VirusFighter: co-creating an online game✎
Last modified on 07 December 2021
The Virtual Activity Co-Creation Initiative for Novel Engagement (VACCINE) project was one of the ORION Open Science experiments in co-creation. Babraham Institute scientists and public engagement professionals worked with students at a local state school to produce a game which engages members of the public with the science behind infections, immunity and vaccinations. The result: Virus Fighter.
A group of 25 Year 9 students at the Cambridge Academy for Science and Technology self-selected to take part in two co-creation sessions to help develop the game. In a design workshop, students were able to share their ideas for what the game should look like, and how it should work. These ideas were used to build a prototype model which was then sent back to students for further input in a testing workshop.
77% of student participants agreed that “taking part in this project has shown me that young people like me can make important contributions to real-life science projects”. Two-thirds agreed that through participating they were “more aware of the benefits that vaccination has for our society”.
Quotes from participants:
“A unique project, very relevant to students at the moment that we were in lockdown… students engaged with the content and managed to put their ideas through in a very creative way.” – Teacher.
“Working on this project has had a very positive impact on my career and excitement about doing science outreach. It has been great to work collaboratively” – PhD candidate.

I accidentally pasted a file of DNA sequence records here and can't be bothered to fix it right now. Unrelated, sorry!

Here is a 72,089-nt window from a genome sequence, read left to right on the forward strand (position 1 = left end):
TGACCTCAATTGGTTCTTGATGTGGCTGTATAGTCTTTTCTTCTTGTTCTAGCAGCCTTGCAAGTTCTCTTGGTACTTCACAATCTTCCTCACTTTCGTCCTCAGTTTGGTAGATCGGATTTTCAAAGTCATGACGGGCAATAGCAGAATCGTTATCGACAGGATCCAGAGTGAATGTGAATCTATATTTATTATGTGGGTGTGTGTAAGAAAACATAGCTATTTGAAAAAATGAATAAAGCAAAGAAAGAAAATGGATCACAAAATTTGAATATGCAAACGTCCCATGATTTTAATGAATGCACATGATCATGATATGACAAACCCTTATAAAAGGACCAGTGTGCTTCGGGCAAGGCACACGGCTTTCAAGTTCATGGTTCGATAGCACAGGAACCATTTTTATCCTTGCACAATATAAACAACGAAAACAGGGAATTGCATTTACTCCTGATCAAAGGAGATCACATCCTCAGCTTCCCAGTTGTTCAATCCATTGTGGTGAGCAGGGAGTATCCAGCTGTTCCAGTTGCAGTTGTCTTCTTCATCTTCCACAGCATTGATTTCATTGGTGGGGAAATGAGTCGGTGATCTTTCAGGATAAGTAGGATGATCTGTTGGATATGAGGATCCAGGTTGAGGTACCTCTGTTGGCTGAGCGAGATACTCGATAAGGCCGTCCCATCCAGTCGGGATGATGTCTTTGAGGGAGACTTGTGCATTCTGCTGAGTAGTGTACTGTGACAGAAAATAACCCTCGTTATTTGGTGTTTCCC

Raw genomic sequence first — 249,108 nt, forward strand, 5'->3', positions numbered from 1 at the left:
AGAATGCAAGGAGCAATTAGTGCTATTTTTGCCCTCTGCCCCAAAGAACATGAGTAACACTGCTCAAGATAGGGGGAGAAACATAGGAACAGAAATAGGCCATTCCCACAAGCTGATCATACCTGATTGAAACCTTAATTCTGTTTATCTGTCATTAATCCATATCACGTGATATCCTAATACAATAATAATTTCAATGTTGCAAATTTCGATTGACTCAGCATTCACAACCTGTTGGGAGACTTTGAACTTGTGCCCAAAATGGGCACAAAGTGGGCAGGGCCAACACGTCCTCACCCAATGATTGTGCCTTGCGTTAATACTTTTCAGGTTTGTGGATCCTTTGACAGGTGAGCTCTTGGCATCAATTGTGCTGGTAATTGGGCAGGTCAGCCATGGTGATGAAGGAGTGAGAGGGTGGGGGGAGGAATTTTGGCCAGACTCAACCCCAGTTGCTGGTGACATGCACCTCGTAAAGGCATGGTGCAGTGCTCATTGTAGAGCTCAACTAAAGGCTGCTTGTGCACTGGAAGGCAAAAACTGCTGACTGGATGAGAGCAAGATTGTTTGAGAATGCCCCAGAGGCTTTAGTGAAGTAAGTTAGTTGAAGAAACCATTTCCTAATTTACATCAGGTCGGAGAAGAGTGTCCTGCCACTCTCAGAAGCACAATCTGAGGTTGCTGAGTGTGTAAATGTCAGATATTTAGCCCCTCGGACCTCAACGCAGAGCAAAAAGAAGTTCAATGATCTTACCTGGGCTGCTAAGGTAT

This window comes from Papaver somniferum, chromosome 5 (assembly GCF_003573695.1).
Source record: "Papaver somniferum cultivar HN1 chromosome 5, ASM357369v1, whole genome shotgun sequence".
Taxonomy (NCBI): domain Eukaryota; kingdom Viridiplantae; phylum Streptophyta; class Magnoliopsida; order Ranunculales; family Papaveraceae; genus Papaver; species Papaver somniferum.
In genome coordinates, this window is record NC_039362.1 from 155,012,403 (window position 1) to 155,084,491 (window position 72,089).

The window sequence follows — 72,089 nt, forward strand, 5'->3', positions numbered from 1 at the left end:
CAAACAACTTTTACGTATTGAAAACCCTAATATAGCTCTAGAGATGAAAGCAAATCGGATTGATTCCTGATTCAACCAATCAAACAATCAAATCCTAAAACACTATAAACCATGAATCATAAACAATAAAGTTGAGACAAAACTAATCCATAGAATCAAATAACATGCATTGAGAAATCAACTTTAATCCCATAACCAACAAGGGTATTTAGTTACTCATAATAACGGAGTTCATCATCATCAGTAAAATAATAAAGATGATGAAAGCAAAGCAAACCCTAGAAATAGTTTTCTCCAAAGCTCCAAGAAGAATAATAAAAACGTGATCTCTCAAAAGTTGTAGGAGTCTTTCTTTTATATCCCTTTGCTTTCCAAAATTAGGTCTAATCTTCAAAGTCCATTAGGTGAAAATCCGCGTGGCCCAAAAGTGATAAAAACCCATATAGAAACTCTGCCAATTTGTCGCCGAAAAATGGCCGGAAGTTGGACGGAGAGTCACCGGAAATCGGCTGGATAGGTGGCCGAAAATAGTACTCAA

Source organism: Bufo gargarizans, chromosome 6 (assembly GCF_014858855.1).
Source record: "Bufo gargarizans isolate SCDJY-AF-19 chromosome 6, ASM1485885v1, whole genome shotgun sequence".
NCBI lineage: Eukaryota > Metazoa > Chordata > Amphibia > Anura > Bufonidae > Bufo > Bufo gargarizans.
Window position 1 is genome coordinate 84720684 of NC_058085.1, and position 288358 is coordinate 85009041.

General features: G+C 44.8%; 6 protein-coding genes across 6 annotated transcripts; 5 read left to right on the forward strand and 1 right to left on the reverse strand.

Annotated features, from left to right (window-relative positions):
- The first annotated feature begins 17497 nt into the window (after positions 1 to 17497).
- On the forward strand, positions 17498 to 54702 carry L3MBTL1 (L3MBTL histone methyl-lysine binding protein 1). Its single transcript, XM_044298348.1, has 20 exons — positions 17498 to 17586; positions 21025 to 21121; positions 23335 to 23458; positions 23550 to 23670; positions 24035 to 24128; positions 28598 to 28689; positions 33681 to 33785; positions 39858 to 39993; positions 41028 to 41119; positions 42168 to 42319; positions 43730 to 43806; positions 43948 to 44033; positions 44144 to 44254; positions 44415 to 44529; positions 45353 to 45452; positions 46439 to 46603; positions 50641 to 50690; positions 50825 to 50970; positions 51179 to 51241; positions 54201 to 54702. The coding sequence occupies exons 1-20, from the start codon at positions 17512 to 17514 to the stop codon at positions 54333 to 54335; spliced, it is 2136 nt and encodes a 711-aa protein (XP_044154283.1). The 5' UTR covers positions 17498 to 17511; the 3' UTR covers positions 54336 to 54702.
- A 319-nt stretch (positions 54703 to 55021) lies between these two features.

“[It] made me feel like I’m actually contributing to society”; “[I liked] that our ideas were actually considered” – Students.
ORION has received funding from the European Union’s Horizon 2020 research and innovation programme under grant agreement Nº741527.
New ideas and perspectives were generated, which make the end product more effective in engaging its target audience (young people).
Student participants feel they can make important contributions to real-life science projects.
Student participants are more aware of the benefits of vaccination for society.
Connections between different stakeholder group built and strengthened.
These top lessons learnt were shared at the 2021 Future of Science Communication conference (24-25 June 2021) and the ORION Conference (27-28 September 2021).
- High quality engagement requires significant resources - Especially where the end output is fairly complicated (such as a game), engagement requires significant time and financial investment.
- Think about who you are choosing to engage - What is the benefit to each stakeholder in participating? How will you reach them? Who does your chosen methodology exclude?
- Listen! And then act on what you are told - There is no point in collaborative projects if you don't listen to what your delivery partners are saying. Make sure contributions from all participant groups are valued equally.